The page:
When a performer I was working with was having a real problem regurgitating the goldfish every time on cue – only being able to do it about half the time – I had to ask him to stop doing that act for our shows until he could get the skill back to a professional level. We were friends – it was tough, but necessary. There is more to doing this than just being able to do the stunt, you have to be able to carry the act.
Imagine there was a magician who could only successfully complete their signature card trick about half the time… Would you want to pay to see them?
Despite what some might say, most audiences (and especially those with money), and not interested in paying to watch someone torture themselves. They expect entertainment! Otherwise, they might just as well watch themselves in the mirror drinking their lives away.
Or is that just me…?
Injuries on the job performing are not just relegated to sideshow. It is one of the things that annoys me when I see posts from people looking for “the safest way” to do a particular stunt. While I agree that you should be smart and not be setting out to get injured… the fact is, you are doing dangerous stunts that put you at risk. Part of your job as the entertainer is to do them in such a way that you minimize your risk, while at the same time keeping the audience and venue safe. But know that you will be injured.
When I was younger I was in a play that was on a big outdoor stage. We rode horses on the stage. Did stage combat, both unarmed and armed. Fired black powder firearms and shot flaming arrows with bows. Fired six-pounder cannons. Plus, we set off huge explosions on the stage during a high point.
None of the performers just approached the stage and “did” it. There were rehearsals. There was training. There were safety procedures and protocols. Horseback riding lessons. Bow and arrow training. Firearm training. Cannon training. All stage combat was meticulously choreographed and followed Society of American Fight Directors guidelines.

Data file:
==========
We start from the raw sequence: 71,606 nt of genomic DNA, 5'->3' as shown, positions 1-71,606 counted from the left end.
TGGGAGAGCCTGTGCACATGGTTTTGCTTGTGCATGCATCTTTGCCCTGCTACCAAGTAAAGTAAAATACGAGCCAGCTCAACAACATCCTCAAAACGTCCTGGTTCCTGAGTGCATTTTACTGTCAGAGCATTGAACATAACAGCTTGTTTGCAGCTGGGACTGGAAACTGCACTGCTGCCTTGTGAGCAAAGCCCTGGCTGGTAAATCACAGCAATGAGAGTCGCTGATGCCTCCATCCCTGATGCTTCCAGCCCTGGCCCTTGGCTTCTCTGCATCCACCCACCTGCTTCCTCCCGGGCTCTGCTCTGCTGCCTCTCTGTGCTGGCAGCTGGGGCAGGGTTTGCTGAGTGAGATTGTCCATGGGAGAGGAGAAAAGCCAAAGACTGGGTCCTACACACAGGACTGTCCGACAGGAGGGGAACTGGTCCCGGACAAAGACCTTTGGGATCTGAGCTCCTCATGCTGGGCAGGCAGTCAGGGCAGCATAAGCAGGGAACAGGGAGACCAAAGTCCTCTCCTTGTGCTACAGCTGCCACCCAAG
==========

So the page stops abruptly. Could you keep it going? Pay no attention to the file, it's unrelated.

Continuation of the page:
They did all of this, with memorized lines, cues to follow, costume changes, and a story to get across to the audience six nights a week for months.
And keep in mind – these are not highly paid union performers with protection and ambulances standing by!! Average pay was about $175 a week. You paid for your own training certification. While there was Worker’s Comp Insurance for accidental injuries – it was pretty limited about how much it covered for those injuries. Long-term care for something ongoing falls on the performer to cover. THAT is the norm.
Even with all this training and safety precautions – sometimes things still went wrong!
I was more experienced than some riding horses – but one time I got thrown from a horse backstage, breaking my wrist in such a way it will never heal correctly. Another time, the horse I was riding spooked and ran off the wrong side of the stage – into another horse and rider – throwing the riders off and trampling both us. I was an experienced archer, but one time a flaming arrow I shot on target caught an updraft and went off target, narrowly missing another performer. Black powder firearms would not fire when the trigger was pulled – then just discharge on their own a bit later.
In another show, despite being an experienced martial artist and certified actor combatant with SAFD, I got knocked out onstage by another actor during a combat scene – only for a moment, though – but it still happened. I was a puppeteer in another play where a puppet made out of a 2×4, swung across the stage, hitting me in the head and knocking me out briefly. In a movie I was working on ,
Jeez… the list just goes on and on… and that is straight gigs! It does not even include stuff that has happened to me onstage performing sideshow. I have bled, caught on fire, been impaled, been squished, been hit with everything from concrete blocks, to grinder wheels, to flaming poi that broke off the chain – even had audiences members fall on me accidentally (not including the ones who purposely tried to injure me). Oh, yeah… that happens.
And that is all the crap that has just happened to me! I have seen plenty happen to other people.
Accidents happen. Things go wrong. Shit gets out of control sometimes, because you absolutely cannot control everything. The difference is: you have to accept that they will, and be willing to work with that risk. AND you had better have procedures in place to deal with whatever possibility may happen. Not just the group or company’s procedures. I mean the list you have of things to take care of for yourself.
If you are not going to – then find a safer business! I recommend Accounting… way less risky.
Next Week: The final(?) post on this subject: Take Care of You (part 4) scheduled for 2/12/2018